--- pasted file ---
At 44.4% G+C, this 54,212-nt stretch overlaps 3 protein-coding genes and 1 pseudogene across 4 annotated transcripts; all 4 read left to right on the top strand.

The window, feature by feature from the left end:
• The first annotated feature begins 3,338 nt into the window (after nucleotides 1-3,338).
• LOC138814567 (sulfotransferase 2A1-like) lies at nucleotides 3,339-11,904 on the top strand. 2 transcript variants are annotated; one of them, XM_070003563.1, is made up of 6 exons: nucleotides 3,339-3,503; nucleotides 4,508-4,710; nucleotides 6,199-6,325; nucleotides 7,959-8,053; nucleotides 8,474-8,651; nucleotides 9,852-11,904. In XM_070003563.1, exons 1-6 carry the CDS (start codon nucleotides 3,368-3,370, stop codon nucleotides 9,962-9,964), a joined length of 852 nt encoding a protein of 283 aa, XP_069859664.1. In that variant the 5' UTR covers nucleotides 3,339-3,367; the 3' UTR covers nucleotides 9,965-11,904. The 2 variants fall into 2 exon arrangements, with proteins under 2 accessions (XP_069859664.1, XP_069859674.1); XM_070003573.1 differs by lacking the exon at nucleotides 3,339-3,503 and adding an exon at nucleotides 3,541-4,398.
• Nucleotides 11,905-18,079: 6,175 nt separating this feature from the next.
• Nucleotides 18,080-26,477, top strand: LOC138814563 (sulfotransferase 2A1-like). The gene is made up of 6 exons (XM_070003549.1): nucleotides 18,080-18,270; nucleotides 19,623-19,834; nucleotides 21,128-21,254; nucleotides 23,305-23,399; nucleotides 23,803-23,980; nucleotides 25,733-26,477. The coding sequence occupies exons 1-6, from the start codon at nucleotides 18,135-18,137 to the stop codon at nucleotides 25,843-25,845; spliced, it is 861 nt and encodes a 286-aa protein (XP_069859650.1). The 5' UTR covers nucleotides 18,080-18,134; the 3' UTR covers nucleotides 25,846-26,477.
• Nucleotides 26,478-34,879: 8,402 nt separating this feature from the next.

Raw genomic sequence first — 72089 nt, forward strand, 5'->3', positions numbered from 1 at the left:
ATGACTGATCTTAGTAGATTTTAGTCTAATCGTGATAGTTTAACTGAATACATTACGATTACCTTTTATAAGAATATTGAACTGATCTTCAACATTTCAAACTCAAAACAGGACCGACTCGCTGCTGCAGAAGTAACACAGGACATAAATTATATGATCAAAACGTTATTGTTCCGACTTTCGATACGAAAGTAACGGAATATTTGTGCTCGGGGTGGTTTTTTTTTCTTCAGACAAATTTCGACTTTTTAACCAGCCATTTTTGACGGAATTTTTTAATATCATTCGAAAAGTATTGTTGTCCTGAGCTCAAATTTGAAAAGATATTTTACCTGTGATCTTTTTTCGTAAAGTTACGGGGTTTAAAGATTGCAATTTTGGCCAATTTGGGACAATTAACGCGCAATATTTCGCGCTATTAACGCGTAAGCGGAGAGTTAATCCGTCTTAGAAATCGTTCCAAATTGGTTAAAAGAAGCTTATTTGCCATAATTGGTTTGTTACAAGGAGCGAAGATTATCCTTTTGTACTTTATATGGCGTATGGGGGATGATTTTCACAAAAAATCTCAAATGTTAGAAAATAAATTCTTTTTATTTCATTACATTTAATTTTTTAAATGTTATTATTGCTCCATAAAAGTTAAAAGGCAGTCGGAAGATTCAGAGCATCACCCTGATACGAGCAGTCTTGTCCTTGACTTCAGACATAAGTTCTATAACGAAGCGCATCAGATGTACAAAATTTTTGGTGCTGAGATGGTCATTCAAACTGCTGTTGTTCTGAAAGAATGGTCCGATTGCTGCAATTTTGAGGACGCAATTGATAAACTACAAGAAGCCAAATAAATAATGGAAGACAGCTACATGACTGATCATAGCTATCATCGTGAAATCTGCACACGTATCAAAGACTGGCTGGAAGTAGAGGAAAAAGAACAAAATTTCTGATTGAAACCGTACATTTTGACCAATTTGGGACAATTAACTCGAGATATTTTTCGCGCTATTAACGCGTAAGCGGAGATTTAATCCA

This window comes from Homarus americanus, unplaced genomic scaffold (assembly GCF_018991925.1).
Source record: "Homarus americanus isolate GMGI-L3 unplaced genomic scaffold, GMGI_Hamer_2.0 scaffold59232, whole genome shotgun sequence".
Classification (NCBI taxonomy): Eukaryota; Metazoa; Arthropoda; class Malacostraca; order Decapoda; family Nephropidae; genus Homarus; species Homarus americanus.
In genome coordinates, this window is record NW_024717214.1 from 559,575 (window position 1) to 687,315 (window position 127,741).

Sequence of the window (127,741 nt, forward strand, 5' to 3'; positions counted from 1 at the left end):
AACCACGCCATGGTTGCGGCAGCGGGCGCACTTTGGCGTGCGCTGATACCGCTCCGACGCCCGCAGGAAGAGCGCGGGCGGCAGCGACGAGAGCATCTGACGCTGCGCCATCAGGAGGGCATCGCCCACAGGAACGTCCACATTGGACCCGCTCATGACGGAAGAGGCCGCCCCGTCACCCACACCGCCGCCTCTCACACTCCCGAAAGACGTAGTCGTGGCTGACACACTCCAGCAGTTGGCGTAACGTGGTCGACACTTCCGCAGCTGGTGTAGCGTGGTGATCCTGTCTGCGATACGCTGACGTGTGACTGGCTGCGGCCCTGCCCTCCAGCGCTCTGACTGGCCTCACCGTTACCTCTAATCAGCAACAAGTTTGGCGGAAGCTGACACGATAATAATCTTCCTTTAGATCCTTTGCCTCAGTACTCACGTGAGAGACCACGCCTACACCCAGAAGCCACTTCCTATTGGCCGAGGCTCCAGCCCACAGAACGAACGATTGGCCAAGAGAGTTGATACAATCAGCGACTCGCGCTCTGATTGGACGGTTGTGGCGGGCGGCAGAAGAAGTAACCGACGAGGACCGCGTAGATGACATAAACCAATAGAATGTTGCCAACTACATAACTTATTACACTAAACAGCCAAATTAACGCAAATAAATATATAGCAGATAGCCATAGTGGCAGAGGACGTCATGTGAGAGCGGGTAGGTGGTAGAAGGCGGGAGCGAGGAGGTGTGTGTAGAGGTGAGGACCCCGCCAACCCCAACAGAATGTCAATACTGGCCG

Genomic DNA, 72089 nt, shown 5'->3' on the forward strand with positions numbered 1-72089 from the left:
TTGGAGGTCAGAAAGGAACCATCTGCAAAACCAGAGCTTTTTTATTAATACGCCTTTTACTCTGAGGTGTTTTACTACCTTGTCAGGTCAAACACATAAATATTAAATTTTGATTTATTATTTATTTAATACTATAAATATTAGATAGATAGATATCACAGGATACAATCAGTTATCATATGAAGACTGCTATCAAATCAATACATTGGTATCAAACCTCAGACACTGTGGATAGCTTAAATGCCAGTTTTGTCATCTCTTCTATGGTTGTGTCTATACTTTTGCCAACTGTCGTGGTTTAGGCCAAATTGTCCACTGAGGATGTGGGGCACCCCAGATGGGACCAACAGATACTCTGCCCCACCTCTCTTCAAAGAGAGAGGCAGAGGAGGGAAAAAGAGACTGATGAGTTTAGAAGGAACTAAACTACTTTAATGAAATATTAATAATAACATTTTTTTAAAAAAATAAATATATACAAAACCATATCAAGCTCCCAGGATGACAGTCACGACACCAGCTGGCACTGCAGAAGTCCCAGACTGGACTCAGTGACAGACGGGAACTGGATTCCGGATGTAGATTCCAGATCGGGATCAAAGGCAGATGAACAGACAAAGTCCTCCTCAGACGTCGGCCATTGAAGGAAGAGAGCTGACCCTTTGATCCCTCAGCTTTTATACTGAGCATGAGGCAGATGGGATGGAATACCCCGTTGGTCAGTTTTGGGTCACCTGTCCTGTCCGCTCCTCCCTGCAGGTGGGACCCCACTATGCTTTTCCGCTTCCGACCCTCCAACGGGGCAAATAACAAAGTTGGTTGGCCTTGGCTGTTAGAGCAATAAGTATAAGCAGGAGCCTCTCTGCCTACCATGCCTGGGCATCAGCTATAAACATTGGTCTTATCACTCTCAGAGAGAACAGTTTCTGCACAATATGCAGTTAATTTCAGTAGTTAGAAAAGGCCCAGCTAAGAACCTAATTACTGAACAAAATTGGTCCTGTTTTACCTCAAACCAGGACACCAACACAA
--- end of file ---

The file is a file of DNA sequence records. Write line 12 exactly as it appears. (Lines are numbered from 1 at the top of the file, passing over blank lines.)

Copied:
Classification (NCBI taxonomy): Eukaryota; Metazoa; Arthropoda; class Malacostraca; order Decapoda; family Nephropidae; genus Homarus; species Homarus americanus.